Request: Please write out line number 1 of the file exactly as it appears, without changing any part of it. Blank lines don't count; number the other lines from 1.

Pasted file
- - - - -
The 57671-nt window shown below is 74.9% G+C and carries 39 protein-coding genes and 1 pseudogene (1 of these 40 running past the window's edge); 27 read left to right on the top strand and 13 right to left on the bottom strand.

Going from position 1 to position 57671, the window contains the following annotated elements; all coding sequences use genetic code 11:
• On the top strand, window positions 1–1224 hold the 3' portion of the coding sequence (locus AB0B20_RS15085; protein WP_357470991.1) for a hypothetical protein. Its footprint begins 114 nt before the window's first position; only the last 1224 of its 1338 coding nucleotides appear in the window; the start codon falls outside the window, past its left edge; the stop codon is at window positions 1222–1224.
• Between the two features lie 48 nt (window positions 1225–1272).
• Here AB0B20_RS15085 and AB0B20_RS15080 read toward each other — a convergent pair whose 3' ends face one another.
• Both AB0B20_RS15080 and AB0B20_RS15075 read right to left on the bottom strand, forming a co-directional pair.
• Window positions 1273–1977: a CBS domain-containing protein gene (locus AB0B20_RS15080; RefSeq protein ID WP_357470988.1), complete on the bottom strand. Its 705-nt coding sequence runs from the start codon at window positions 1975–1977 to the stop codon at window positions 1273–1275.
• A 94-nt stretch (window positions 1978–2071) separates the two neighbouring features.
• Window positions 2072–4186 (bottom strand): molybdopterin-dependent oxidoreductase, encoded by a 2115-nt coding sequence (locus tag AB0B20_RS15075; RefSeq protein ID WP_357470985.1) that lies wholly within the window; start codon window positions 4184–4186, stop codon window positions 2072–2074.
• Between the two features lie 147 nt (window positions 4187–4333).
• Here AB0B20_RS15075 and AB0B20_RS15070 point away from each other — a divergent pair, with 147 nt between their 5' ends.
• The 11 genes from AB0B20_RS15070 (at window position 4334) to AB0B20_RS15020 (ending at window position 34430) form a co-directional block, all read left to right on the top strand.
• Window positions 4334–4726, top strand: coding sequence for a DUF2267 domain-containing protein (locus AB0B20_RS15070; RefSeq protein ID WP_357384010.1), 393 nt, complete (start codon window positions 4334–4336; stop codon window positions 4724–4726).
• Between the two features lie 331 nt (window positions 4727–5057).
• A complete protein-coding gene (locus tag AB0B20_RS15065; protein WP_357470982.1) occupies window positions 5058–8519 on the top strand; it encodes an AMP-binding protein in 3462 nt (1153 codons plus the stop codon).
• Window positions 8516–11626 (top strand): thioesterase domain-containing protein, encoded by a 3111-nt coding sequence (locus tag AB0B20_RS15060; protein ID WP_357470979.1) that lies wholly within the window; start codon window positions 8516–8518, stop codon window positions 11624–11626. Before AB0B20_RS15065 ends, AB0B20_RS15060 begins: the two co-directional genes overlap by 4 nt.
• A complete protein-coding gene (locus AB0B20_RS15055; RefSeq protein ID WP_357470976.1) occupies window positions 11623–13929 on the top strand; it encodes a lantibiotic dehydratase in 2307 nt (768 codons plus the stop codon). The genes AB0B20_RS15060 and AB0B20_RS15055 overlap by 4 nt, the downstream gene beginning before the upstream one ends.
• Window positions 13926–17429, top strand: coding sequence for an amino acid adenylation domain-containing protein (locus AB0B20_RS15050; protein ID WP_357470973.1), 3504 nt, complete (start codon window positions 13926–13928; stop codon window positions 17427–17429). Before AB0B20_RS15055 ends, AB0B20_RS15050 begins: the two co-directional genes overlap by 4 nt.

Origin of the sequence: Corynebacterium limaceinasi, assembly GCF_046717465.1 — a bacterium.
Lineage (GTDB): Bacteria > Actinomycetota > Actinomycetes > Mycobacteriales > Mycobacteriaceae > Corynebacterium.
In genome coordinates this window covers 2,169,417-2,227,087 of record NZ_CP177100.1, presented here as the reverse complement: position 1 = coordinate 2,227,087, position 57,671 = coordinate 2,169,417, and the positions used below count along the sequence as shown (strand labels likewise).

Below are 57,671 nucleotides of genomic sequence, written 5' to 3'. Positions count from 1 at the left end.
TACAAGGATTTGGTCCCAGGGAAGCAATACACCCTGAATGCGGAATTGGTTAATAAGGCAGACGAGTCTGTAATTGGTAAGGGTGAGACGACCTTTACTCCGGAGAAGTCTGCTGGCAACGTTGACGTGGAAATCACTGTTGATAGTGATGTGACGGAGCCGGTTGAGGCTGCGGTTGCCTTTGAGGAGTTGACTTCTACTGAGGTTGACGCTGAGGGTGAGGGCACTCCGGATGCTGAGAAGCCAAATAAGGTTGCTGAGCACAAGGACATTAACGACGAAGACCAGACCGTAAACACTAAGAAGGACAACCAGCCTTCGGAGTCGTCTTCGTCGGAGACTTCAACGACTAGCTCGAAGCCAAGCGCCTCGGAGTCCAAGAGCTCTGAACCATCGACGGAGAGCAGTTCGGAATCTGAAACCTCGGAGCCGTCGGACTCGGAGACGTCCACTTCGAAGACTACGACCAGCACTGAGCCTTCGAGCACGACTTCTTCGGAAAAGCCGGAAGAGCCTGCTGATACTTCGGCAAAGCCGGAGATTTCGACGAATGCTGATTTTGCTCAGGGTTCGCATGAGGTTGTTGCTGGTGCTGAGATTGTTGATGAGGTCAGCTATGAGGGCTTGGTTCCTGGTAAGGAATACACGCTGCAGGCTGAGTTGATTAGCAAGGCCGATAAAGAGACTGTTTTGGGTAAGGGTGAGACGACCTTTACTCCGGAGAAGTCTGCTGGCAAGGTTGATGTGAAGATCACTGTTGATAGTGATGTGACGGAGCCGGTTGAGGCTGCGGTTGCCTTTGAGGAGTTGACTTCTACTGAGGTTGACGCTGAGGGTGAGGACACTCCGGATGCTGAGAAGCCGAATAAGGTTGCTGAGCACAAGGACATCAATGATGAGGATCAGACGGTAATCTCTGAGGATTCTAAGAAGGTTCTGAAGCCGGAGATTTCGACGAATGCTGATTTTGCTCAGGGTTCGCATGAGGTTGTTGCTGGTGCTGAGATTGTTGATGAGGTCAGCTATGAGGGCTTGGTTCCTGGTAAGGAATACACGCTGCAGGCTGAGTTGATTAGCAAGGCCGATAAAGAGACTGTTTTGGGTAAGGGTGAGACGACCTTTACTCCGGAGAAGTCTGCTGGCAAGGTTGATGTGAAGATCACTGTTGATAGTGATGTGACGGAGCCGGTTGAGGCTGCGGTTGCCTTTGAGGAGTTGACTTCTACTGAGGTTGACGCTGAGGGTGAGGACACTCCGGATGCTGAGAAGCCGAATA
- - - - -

The 57671-nt window shown below is 74.9% G+C and carries 39 protein-coding genes and 1 pseudogene (1 of these 40 running past the window's edge); 27 read left to right on the top strand and 13 right to left on the bottom strand.